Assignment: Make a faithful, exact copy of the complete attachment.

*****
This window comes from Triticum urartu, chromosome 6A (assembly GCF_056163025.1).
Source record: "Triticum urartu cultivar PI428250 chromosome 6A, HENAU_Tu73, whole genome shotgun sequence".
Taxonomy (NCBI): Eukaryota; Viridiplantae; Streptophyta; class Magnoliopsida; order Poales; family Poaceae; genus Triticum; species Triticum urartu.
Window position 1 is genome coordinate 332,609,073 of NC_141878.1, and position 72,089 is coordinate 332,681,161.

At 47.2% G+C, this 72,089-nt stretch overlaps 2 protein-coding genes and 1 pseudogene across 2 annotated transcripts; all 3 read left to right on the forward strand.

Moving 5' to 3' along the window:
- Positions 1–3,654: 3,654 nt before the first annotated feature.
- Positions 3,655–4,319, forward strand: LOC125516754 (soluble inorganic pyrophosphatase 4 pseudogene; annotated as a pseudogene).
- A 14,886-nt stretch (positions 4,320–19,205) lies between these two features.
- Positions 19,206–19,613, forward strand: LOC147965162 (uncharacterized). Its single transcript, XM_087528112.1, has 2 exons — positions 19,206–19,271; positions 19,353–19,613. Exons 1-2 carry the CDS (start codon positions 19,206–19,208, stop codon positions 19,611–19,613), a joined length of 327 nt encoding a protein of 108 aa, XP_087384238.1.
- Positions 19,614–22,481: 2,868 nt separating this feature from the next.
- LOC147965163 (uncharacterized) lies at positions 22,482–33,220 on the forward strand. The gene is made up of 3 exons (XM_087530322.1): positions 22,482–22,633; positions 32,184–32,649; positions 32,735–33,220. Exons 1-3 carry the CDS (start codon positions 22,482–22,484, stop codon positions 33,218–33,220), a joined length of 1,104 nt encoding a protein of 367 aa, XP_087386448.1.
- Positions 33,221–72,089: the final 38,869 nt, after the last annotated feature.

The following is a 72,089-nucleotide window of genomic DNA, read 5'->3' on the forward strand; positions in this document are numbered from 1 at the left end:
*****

This window comes from Triticum urartu, chromosome 6A (assembly GCF_056163025.1).
Source record: "Triticum urartu cultivar PI428250 chromosome 6A, HENAU_Tu73, whole genome shotgun sequence".
Taxonomy (NCBI): Eukaryota; Viridiplantae; Streptophyta; class Magnoliopsida; order Poales; family Poaceae; genus Triticum; species Triticum urartu.
Window position 1 is genome coordinate 332,609,073 of NC_141878.1, and position 72,089 is coordinate 332,681,161.

At 47.2% G+C, this 72,089-nt stretch overlaps 2 protein-coding genes and 1 pseudogene across 2 annotated transcripts; all 3 read left to right on the forward strand.

Moving 5' to 3' along the window:
- Positions 1–3,654: 3,654 nt before the first annotated feature.
- Positions 3,655–4,319, forward strand: LOC125516754 (soluble inorganic pyrophosphatase 4 pseudogene; annotated as a pseudogene).
- A 14,886-nt stretch (positions 4,320–19,205) lies between these two features.
- Positions 19,206–19,613, forward strand: LOC147965162 (uncharacterized). Its single transcript, XM_087528112.1, has 2 exons — positions 19,206–19,271; positions 19,353–19,613. Exons 1-2 carry the CDS (start codon positions 19,206–19,208, stop codon positions 19,611–19,613), a joined length of 327 nt encoding a protein of 108 aa, XP_087384238.1.
- Positions 19,614–22,481: 2,868 nt separating this feature from the next.
- LOC147965163 (uncharacterized) lies at positions 22,482–33,220 on the forward strand. The gene is made up of 3 exons (XM_087530322.1): positions 22,482–22,633; positions 32,184–32,649; positions 32,735–33,220. Exons 1-3 carry the CDS (start codon positions 22,482–22,484, stop codon positions 33,218–33,220), a joined length of 1,104 nt encoding a protein of 367 aa, XP_087386448.1.
- Positions 33,221–72,089: the final 38,869 nt, after the last annotated feature.

The following is a 72,089-nucleotide window of genomic DNA, read 5'->3' on the forward strand; positions in this document are numbered from 1 at the left end: